President Obama was at his unifying best at the Democratic National Convention. As many commentators pointed out, you would only have to take out a few sentences here and there to make it a Ronald Reagan speech. He spoke about the values that all Americans share. When he attacked Donald Trump, he seemed to attack him from the right as much as the left. Instead of painting him as the true face of the Republican Party — resentment-based white identity politics — Obama described Trump as "not Republican" and "not conservative." In the speech's most stirring moment, the president criticized Trump in terms that all anti-Trump conservatives can embrace: He's an authoritarian who believes that America's problems need to be solved through his personal rule, not through the wisdom of the American people, as America's Founding Fathers intended.

America is already great. America is already strong. And I promise you, our strength, our greatness, does not depend on Donald Trump. In fact, it doesn't depend on any one person. And that in the end may be the biggest difference in this election: the meaning of our democracy. Ronald Reagan called America a shining city on a hill. Donald Trump calls it a divided crime scene only he can fix. (...) We're not a fragile people. We're not a frightful people. Our power doesn't come from some self-declared savior promising that he alone can restore order as long as we do things his way. We don't look to be ruled. Our power comes from those immortal declarations first put to paper right here in Philadelphia all those years ago. We hold these truths to be self-evident, that all men are created equal; that we, the people, can form a more perfect union. That's who we are. That's our birthright. [Obama]

Ted Cruz couldn't have put it better! (Really, go back and read those lines again and imagine them in Ted Cruz's voice. It works.)

Hillary Clinton's speech was different. Although she rightly hit Trump on the threats he poses to republican self-government, she also hit him more specifically on national security and other issues. And more importantly, she delivered a speech that can only be described as left-wing, reaching out to Bernie Sanders voters, promising free college tuition for most Americans, and doubling down on identity politics, suggesting, at least subtly, that her gender is a reason to vote for her.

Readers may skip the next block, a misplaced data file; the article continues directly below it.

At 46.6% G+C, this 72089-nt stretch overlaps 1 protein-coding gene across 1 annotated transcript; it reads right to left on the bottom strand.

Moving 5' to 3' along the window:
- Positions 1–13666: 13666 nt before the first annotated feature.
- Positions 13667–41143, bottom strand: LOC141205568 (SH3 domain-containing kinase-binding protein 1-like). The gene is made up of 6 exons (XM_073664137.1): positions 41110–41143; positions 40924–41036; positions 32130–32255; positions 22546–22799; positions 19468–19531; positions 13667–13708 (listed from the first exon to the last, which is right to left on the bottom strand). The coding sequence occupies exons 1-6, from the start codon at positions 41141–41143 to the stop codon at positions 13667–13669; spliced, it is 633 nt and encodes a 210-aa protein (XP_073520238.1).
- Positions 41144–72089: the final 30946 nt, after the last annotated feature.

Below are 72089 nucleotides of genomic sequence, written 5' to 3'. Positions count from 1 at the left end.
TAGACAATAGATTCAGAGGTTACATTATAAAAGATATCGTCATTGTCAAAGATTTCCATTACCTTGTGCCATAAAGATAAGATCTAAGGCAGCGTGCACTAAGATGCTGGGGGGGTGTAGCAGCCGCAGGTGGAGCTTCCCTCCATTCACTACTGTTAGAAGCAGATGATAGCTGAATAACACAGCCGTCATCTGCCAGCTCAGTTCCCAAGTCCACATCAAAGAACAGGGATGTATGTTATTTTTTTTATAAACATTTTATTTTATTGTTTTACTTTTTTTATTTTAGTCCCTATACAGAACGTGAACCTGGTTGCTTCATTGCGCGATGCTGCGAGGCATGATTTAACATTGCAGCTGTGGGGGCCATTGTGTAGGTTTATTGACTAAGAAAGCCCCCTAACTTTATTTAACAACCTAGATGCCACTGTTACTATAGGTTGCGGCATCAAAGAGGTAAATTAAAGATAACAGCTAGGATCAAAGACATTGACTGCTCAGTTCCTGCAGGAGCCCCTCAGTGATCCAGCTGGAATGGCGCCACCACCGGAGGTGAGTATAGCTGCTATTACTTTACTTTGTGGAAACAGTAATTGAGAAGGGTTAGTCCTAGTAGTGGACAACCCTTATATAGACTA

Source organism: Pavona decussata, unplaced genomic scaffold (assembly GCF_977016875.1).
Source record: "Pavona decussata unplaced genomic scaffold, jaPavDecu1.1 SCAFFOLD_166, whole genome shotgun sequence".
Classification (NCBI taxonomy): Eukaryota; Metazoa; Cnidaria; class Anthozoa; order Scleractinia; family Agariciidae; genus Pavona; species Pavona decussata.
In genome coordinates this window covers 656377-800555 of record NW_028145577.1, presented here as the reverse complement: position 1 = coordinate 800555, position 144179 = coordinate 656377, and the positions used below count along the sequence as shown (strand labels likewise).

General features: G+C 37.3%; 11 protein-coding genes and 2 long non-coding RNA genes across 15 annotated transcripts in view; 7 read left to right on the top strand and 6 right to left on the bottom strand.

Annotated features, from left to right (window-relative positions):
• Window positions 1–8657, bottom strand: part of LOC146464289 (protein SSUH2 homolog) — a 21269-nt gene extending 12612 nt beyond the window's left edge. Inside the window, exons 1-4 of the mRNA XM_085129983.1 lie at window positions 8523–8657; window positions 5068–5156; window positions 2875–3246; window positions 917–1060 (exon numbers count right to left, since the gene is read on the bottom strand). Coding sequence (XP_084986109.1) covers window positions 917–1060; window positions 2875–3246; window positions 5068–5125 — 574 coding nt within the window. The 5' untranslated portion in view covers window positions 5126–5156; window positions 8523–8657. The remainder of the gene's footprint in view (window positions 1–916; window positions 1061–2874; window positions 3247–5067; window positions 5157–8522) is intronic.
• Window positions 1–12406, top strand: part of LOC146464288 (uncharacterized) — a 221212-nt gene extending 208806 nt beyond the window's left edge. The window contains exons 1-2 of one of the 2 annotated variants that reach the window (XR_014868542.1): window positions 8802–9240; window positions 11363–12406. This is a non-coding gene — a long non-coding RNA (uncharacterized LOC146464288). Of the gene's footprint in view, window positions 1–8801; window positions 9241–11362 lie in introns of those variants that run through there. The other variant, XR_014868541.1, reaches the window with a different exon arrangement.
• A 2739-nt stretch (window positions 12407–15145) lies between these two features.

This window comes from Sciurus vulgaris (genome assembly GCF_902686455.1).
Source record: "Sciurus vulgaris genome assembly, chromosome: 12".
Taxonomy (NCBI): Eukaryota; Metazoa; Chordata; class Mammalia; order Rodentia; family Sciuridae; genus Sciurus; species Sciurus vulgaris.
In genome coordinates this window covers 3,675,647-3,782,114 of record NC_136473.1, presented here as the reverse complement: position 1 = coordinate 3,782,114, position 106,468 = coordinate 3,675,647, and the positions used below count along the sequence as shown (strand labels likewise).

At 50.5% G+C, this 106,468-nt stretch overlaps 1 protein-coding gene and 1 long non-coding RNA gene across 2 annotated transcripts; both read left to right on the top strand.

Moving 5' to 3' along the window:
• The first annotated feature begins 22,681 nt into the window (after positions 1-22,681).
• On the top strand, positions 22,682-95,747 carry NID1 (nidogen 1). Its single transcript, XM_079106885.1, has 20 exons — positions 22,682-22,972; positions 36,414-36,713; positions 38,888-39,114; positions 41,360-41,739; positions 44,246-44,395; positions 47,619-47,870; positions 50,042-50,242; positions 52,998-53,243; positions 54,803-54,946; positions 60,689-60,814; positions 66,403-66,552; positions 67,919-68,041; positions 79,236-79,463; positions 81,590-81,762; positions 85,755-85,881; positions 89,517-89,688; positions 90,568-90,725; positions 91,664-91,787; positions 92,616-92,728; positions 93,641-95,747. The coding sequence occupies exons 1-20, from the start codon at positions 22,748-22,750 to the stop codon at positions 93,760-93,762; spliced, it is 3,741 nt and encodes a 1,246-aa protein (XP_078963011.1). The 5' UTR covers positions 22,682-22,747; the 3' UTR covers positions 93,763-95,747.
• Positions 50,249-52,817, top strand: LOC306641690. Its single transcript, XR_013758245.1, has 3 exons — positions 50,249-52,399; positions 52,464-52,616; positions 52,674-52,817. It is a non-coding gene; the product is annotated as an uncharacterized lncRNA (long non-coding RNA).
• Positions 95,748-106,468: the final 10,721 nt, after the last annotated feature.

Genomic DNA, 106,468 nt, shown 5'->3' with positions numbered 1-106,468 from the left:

Obama gave a speech to all Americans. Clinton gave a speech addressed to the left wing of her party.

That's strange. In a presidential campaign, the nominee typically puts forward the most unifying rhetoric. And then it's up to surrogates to rally the base and fire broadsides at the opponent.

Now, Clinton has had a tough time unifying her party after the bruising primary fight with Sanders, and she's moved to the left to appease them. But that doesn't explain everything. After all, your convention nominating speech is the way for you, as a candidate, to introduce yourself to the broad spectrum of the American people, instead of rallying your base in the primary.

It's clear that during her primary, Clinton moved to the left. It was always an open question whether she did it just to mollify her primary electorate, or whether that would be the message to run on in November. It's not inconceivable that Hillary could yet pivot to the center, as the conventional wisdom calls for. Indeed, when it comes to Clinton doing something to win an election, nothing is inconceivable. But it's looking less likely than ever.

If Clinton runs on the left-wing message she touted at the convention, she will run as the most left-wing Democratic candidate since George McGovern or Michael Dukakis. And she's a Clinton. It was the Clintons who pioneered the centrist, careful, triangulating style of Democratic politics. That's what kept the Democratic Party competitive in national politics for so long.

Pretty clearly, Hillary Clinton and the Democratic Party see 2016 as a base election, one where they need to mobilize their base to win, rather than reach out to the center. But this is virtually unprecedented in modern Democratic Party politics.

There has been a lot of talk about the idea that America's changing demographics have led to the emergence of a "rainbow coalition" for Democrats — an alliance of minorities and upper-middle-class whites that could deliver a national majority for Democrats. Some say that the 2012 election, where Mitt Romney won a smashing victory with whites but lost minorities badly, proves the point. But the 2012 election also saw historic turnout for African Americans, and they elected the nation's first African American president. Will they also turn out for a rich old white lady?

It's true that if anything could get African Americans to turn out en masse, it's to stop Donald Trump, who has managed to garner an incredible 0 percent of the black vote in some battleground state polls. And it goes without saying that there's a very plausible scenario in which the Trump candidacy also causes unprecedented turnout among Latino voters.

But it's still a risky strategy. Trump has left the center wide open. And mobilizing your base depends on demonizing your opponent. Trump is a ripe target for that, but Democrats might not be aware that they have a crying-wolf problem when it comes to demonizing Republican candidates. One reason behind Trump's success is that the hysterical rhetoric about him — that he's an authoritarian, that he panders to, and embodies, racial prejudice that is corrosive to society, and so on — although justified with him, was also unjustifiably used against every other GOP candidate in recent memory. Which means that a lot of swing voters end up just rolling their eyes at those attacks. Especially when they come from one of the most untrustworthy public figures in modern American history.

Is Hillary crazy, or crazy like a fox? We'll soon find out.